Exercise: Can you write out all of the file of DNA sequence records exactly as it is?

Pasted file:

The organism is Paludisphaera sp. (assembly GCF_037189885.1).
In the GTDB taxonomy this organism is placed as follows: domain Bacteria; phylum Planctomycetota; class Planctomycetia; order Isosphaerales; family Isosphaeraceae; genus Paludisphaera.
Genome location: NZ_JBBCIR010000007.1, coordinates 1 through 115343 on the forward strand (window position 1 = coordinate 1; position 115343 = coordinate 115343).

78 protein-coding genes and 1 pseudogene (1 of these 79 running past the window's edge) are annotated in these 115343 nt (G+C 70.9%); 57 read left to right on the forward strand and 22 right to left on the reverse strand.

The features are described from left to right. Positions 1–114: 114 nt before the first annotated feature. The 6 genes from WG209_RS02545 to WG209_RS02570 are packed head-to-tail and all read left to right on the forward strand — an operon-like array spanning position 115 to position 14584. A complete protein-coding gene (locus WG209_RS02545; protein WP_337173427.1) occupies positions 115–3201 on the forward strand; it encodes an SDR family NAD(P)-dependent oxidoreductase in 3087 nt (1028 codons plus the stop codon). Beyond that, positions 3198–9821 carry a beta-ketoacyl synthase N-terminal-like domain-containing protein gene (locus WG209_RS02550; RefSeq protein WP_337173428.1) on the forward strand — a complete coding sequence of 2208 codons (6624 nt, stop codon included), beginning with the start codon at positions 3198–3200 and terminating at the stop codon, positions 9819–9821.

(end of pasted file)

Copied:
The organism is Paludisphaera sp. (assembly GCF_037189885.1).
In the GTDB taxonomy this organism is placed as follows: domain Bacteria; phylum Planctomycetota; class Planctomycetia; order Isosphaerales; family Isosphaeraceae; genus Paludisphaera.
Genome location: NZ_JBBCIR010000007.1, coordinates 1 through 115343 on the forward strand (window position 1 = coordinate 1; position 115343 = coordinate 115343).

78 protein-coding genes and 1 pseudogene (1 of these 79 running past the window's edge) are annotated in these 115343 nt (G+C 70.9%); 57 read left to right on the forward strand and 22 right to left on the reverse strand.

The features are described from left to right. Positions 1–114: 114 nt before the first annotated feature. The 6 genes from WG209_RS02545 to WG209_RS02570 are packed head-to-tail and all read left to right on the forward strand — an operon-like array spanning position 115 to position 14584. A complete protein-coding gene (locus WG209_RS02545; protein WP_337173427.1) occupies positions 115–3201 on the forward strand; it encodes an SDR family NAD(P)-dependent oxidoreductase in 3087 nt (1028 codons plus the stop codon). Beyond that, positions 3198–9821 carry a beta-ketoacyl synthase N-terminal-like domain-containing protein gene (locus WG209_RS02550; RefSeq protein WP_337173428.1) on the forward strand — a complete coding sequence of 2208 codons (6624 nt, stop codon included), beginning with the start codon at positions 3198–3200 and terminating at the stop codon, positions 9819–9821.